How the brothers became such different men — they even speak like they belong to different classes — is the conflict that fuels Miller’s key dialectic here. One is the dutiful son who shouldered familial responsibility while the other seemingly shrugged it off to chase success. It’s mirrored also in their professions — the thankless man of order vs. the self-centered doctor, his desire to cure the sick inseparable from his hunger for personal glory. But the writing is far from black and white on either side, allowing for some animated back and forth as the physical remnants of the brothers’ youth freshen the sting of betrayal.
However, in the fractious second act, Miller’s play shows its dramaturgical weaknesses, becoming circuitous and repetitive as each brother states and restates his point of view — Vic bitter and accusatory, Walter alternating between self-righteousness and regret — with interjections of attempted reasoning from Esther and opportunistic wheedling mixed with wry wisdom from Solomon. The plotting also has its contrivances — key financial information kept from Victor by his debilitated father that remains unknown to him even after the old man’s death; major setbacks in Walter’s life of which Vic and Esther have heard nothing.
Still, the strong cast ensures that the drama remains riveting. The irreconcilable nature of the clash yields a poignant conclusion as mutual understanding and forgiveness are revealed to be beyond the brothers, leaving Vic to contemplate the price of his sacrifice. Though Kinney perhaps pushes the pathos a little hard by filtering in gentle harp music (the siblings’ mother was a musician who made her own sacrifices) over the closing scenes.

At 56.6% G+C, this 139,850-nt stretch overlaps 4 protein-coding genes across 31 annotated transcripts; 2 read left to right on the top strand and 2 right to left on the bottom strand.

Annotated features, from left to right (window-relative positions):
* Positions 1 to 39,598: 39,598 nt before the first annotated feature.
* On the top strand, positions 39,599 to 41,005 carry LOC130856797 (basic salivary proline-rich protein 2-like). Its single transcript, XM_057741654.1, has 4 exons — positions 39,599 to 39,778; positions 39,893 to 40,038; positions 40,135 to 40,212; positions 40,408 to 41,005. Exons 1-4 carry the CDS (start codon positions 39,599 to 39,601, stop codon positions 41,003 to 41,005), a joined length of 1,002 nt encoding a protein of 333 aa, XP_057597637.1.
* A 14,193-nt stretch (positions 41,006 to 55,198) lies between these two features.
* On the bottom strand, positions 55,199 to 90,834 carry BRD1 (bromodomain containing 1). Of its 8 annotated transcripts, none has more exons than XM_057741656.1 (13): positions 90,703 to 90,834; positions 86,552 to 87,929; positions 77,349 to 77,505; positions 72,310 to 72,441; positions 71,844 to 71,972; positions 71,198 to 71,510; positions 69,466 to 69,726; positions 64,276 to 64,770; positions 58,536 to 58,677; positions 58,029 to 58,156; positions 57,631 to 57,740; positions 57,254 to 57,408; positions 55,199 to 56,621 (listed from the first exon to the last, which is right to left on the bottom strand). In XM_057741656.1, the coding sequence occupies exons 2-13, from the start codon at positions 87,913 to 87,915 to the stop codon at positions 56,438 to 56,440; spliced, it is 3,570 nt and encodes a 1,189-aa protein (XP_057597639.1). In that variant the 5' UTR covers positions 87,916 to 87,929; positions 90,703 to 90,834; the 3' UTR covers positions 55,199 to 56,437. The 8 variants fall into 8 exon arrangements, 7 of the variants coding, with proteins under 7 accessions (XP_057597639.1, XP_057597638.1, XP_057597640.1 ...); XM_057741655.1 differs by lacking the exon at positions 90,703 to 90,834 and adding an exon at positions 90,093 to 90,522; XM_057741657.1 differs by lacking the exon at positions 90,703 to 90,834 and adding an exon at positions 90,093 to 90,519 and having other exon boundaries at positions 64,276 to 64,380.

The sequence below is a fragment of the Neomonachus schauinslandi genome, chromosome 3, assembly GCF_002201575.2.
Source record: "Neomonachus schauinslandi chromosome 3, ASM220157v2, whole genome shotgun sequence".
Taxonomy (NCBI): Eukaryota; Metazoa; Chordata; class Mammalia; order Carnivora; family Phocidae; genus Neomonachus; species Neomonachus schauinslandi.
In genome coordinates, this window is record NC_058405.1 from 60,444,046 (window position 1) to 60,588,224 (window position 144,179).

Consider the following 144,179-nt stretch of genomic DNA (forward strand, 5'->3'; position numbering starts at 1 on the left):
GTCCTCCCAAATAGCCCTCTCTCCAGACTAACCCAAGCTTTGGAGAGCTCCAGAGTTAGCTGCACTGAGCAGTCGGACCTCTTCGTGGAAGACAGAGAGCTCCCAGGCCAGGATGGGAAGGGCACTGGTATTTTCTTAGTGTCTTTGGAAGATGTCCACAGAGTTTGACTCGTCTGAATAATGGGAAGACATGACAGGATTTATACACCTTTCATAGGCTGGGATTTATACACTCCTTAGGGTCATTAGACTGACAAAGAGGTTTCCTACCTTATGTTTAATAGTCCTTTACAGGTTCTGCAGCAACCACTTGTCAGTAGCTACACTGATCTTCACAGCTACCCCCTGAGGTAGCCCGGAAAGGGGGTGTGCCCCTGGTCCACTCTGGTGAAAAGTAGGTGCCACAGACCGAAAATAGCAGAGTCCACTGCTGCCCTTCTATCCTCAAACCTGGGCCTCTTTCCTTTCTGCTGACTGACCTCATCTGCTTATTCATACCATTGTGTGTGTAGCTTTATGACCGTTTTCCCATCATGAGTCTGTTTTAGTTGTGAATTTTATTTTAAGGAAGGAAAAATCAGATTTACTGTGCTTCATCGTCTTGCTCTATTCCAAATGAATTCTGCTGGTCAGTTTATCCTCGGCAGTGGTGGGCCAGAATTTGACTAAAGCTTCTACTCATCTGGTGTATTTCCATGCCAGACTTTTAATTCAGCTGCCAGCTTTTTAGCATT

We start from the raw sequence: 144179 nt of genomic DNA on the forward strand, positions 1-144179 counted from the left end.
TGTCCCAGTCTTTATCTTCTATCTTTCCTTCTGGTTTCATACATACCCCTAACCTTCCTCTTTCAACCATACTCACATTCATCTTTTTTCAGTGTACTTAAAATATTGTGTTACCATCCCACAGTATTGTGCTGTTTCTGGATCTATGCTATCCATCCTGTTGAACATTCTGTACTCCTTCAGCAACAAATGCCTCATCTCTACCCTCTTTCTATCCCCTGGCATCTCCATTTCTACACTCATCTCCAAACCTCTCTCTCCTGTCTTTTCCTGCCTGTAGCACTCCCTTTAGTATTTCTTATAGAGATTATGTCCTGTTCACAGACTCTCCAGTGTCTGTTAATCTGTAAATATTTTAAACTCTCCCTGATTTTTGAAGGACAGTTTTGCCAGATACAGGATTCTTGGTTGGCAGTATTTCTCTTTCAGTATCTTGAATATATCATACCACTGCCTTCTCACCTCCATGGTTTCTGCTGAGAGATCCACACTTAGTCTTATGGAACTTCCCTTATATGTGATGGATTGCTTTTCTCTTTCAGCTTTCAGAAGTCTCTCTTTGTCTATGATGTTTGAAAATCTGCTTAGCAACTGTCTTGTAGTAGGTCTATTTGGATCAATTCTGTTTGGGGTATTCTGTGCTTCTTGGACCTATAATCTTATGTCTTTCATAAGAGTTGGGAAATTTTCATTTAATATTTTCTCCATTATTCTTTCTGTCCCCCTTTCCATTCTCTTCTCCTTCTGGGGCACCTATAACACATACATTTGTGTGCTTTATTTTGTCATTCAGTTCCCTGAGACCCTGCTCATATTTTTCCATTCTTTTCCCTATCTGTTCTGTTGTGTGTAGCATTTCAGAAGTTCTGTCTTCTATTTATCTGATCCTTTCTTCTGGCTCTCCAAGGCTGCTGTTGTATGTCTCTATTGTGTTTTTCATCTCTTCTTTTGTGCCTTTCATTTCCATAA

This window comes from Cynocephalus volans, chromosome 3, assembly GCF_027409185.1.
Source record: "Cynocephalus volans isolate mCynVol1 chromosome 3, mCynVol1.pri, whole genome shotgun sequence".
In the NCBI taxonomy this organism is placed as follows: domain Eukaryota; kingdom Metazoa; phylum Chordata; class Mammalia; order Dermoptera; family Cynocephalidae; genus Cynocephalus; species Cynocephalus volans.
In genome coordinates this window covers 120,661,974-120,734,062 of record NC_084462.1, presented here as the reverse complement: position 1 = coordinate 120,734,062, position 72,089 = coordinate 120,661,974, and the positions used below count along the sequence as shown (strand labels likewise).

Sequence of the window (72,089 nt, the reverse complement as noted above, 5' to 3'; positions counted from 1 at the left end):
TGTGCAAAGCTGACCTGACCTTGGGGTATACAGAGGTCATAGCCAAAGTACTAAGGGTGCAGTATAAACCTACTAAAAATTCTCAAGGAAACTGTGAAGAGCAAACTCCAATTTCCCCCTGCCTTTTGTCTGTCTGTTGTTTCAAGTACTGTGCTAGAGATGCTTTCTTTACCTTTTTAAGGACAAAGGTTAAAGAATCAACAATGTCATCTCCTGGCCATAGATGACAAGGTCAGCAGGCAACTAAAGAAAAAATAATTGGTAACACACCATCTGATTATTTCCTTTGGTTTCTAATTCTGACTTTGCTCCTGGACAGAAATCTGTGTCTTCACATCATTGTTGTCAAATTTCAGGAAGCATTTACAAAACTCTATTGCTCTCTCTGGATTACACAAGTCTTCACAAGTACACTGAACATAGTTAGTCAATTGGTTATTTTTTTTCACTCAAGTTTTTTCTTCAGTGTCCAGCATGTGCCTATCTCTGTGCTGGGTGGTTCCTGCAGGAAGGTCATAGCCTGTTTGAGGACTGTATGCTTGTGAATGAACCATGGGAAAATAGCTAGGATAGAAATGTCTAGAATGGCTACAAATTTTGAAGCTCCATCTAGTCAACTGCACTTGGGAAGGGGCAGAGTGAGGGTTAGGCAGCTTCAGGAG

Ruffalo stepped into the production after original lead John Turturro withdrew due to scheduling conflicts. The soulful actor’s mumbling delivery in the early scenes suggests Vic has internalized his disappointments and his failure to give Esther the life she wants. But the performance acquires power throughout the steady build to an explosive crescendo of anger, hurt and fresh self-doubt after Walter realigns the family dynamics. Hecht is superb in a role torn between spousal loyalty and corrosive agitation. And Shalhoub shifts with grace from smug condescension to brutal honesty, easing into Walter’s version of atonement, which will never be what Vic needs.
Making his Broadway debut as one of Miller’s rare comic creations, DeVito is marvelous. His accent is inconsistent, but his spry characterization expertly leavens the mood when needed, injecting mischief without slipping into caricature. His shtick with a boiled egg is irresistible, and his diminutive height makes for an uproarious sight gag when he’s left holding a competitive rowing oar.
Continuing Roundabout’s long history with Miller’s work, this is a very solid, sensitively directed production of a flawed but rewarding play. It’s no Death of a Salesman, but it still has much to say about capitalism and its costs to the striving American family.
Venue: American Airlines Theatre, New York
Cast: Mark Ruffalo, Tony Shalhoub, Jessica Hecht, Danny DeVito
Director: Terry Kinney
Playwright: Arthur Miller
Set designer: Derek McLane
Costume designer: Sarah J. Holden
Lighting designer: David Weiner
Music: Jesse Tabish
Sound designers: Rob Milburn, Michael Bodeen
Presented by Roundabout Theatre Company